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    Oh, by the way...why am I losing my hair?


    Nancy is a 22-year-old who is seeing you for her annual visit and preconception counseling. When she decided to get pregnant 9 months ago, she stopped her Depo-Provera injections. Her cycles are now regular in timing and duration. She and her husband are currently using condoms. She denies any recent unexplained weight loss or gain. Her vital signs and gynecologic exam are unremarkable. As you are leaving, she looks up and asks, "Oh, by the way, why am I losing my hair?"

    Some women are preoccupied with their hair, and the thought of going bald is naturally quite distressing. Hair loss can result from damage to the follicles or hair shaft, and can occur at any point in the hair's growth cycle. Figure 1 illustrates practical approaches to the problem, depending on whether the loss is sparse or more widespread.

    The key questions you'll need to answer to help Nancy are:

    • How long ago did the hair loss start?
    • Is the loss patchy or diffuse?
    • Is the dermis inflamed but unscarred or atrophic and scarred?

    If your patient's scalp is atrophic and scarred, it's unlikely her hair will grow back. But because Nancy is young, her hair loss probably is caused by stress or hormones. There are other conditions, too, that need to be included in your differential diagnosis.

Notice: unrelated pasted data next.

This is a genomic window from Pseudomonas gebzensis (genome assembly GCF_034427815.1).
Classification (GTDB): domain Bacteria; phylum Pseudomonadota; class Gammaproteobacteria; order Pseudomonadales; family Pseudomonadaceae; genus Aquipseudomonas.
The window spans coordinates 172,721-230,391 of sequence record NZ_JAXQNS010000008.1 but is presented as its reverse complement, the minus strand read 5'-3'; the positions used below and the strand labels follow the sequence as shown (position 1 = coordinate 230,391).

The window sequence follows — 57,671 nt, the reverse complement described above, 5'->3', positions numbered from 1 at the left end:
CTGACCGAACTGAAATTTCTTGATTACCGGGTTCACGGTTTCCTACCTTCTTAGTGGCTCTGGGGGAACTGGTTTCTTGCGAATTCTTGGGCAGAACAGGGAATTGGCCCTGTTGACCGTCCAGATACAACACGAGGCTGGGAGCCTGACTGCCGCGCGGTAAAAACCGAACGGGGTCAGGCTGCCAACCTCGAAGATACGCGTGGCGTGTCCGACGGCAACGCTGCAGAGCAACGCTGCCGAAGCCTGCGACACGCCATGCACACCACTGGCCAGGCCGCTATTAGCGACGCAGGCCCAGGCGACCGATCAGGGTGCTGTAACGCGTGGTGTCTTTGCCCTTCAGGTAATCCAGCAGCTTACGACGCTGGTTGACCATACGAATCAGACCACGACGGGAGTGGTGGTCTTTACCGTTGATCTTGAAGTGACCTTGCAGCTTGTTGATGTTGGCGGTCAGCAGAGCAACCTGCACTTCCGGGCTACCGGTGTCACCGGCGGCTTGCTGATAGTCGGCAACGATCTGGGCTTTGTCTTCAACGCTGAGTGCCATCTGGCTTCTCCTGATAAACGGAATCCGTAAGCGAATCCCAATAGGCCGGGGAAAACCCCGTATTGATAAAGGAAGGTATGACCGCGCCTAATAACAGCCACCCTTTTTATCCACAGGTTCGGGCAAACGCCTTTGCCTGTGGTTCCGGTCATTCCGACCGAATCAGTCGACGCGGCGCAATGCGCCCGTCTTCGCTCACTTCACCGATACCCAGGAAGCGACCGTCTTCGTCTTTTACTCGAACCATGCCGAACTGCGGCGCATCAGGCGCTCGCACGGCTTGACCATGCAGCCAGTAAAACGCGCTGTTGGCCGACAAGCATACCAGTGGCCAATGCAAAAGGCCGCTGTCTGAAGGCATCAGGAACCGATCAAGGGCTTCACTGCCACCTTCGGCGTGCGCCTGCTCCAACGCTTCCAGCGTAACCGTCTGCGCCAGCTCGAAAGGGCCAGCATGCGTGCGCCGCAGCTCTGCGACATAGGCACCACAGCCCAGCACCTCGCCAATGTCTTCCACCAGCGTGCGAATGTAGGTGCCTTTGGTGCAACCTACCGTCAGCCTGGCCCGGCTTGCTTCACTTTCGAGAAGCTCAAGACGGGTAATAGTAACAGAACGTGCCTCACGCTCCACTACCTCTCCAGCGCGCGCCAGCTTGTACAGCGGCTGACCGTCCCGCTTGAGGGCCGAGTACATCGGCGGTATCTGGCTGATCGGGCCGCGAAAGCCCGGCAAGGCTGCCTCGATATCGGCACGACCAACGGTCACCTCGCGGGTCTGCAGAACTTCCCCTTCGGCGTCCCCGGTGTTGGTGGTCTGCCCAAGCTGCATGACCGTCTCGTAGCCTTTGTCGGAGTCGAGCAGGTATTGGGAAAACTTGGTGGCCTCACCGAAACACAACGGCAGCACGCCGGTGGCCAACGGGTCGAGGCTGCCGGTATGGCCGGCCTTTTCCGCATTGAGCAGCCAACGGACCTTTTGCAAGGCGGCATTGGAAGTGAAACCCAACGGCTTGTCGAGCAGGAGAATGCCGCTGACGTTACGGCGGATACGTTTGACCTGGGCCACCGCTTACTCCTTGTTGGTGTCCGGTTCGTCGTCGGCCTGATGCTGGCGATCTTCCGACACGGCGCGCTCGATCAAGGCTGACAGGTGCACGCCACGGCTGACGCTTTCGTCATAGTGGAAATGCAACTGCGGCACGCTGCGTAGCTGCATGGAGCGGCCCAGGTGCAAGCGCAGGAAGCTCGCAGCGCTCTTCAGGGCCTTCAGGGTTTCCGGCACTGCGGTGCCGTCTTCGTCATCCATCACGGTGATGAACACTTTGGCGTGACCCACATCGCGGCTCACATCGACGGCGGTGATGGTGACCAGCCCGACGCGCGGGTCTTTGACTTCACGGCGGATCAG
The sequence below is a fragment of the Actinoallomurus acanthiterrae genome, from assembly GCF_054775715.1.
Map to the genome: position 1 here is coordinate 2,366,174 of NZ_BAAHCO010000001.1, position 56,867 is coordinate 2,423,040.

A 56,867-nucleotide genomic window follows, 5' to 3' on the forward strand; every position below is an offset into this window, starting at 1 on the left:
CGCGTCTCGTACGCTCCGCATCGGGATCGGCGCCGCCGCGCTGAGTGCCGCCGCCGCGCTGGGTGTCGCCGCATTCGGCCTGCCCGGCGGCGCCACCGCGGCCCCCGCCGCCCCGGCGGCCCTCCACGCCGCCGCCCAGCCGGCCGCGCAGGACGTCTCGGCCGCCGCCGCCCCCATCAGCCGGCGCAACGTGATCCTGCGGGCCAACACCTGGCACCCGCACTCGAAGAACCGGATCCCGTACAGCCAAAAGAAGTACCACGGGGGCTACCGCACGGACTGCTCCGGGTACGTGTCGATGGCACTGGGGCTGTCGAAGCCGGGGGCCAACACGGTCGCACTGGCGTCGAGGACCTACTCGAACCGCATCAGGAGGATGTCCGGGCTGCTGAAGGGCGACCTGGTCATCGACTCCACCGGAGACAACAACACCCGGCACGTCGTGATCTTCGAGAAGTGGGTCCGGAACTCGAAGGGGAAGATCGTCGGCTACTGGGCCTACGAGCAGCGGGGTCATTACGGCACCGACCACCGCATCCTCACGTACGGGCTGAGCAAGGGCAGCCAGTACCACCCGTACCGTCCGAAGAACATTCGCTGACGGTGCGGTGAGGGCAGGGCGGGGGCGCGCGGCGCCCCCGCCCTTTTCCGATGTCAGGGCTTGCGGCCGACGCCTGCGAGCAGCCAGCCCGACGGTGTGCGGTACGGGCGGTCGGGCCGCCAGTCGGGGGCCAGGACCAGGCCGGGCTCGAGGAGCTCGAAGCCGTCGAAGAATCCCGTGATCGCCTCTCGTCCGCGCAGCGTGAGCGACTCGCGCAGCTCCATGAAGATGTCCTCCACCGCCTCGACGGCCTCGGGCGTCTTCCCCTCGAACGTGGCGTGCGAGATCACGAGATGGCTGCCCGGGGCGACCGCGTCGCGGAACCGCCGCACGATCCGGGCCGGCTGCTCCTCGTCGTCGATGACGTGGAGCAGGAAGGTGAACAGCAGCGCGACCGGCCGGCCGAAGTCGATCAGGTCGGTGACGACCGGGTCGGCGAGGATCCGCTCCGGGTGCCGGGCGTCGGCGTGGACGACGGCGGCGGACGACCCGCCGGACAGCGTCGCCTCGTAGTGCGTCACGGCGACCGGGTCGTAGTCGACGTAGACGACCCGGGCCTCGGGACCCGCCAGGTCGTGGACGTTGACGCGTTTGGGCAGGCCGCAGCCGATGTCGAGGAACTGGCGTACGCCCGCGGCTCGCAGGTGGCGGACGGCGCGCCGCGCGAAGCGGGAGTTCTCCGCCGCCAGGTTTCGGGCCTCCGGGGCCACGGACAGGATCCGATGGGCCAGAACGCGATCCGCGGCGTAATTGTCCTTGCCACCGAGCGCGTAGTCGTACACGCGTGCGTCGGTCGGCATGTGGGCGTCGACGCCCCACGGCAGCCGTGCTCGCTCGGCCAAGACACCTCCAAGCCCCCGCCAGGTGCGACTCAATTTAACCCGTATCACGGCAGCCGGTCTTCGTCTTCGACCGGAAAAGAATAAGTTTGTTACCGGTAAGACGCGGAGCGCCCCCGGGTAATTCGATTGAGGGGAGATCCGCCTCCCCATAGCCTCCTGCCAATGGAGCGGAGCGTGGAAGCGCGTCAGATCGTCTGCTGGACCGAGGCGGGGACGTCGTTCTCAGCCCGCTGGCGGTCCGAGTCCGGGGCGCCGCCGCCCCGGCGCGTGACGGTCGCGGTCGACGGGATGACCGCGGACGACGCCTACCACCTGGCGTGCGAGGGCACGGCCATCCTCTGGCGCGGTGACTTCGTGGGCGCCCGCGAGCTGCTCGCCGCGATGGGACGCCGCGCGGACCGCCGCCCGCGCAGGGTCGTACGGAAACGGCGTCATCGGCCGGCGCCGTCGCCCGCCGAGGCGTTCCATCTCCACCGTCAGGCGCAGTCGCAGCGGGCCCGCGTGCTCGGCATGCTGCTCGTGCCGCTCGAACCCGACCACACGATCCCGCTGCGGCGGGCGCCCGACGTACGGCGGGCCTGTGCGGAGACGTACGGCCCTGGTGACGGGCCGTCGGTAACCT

Why hair does—or doesn't—grow

    Figure 1. How to manage hair loss
    An understanding of hair loss is "rooted" in the basic physiology of hair growth. A hair follicle's active-growth phase, called anagen, lasts up to 7 years. The resting phase, when hair growth stops—telogen—lasts 2 to 4 months. When the follicle re-enters anagen, a new hair shaft is started and pushes out the old one. At any given time, most of our hair is in the anagen phase, and on average, we lose about 100 hairs a day due to hair follicles at the end of their telogen phase.

    Diffuse hair loss typically occurs because of an insult to the normal growth cycle, which shortens the anagen phase or leads to more follicles than usual entering telogen at the same time. Ob/gyns often see patients who have stress alopecia or telogen effluvium. In this condition, a stressor causes a large number of hair follicles to enter telogen at the same time. Two to 3 months after the stressor, hairs in telogen will be shed as new hairs grow out. A "sudden" diffuse hair loss is common about 3 months after pregnancy. Hormonal contraceptives can also be associated with it, particularly in the months after a woman stops taking them. Other common causes of stress alopecia include high fever (41°C or more), certain medications, acute trauma, surgery, and severe dieting.

    Is it stress alopecia or alopecia areata?

    To diagnose stress alopecia, take a good history from your patient and run your fingers through a small portion of her hair and see how many hairs come out. If many hairs are shed, the hair loss process is probably active and expanding. Next, look at the patient's scalp to rule out patchy patterns of hair loss, which are indicative of a cause other than stress. Conversely, if there is diffuse hair loss and the ends of the hair shafts that fall out have a clubbed appearance, it's likely stress alopecia.

    Treatment consists of reassuring your patient that she is NOT going bald, within a couple of months the loss will decrease, and the thickness of her hair will gradually return to normal.


    Sharon T. Phelan, MD
    Dr. Phelan is a Professor in the Department of Obstetrics and Gynecology, University of New Mexico, Albuquerque.


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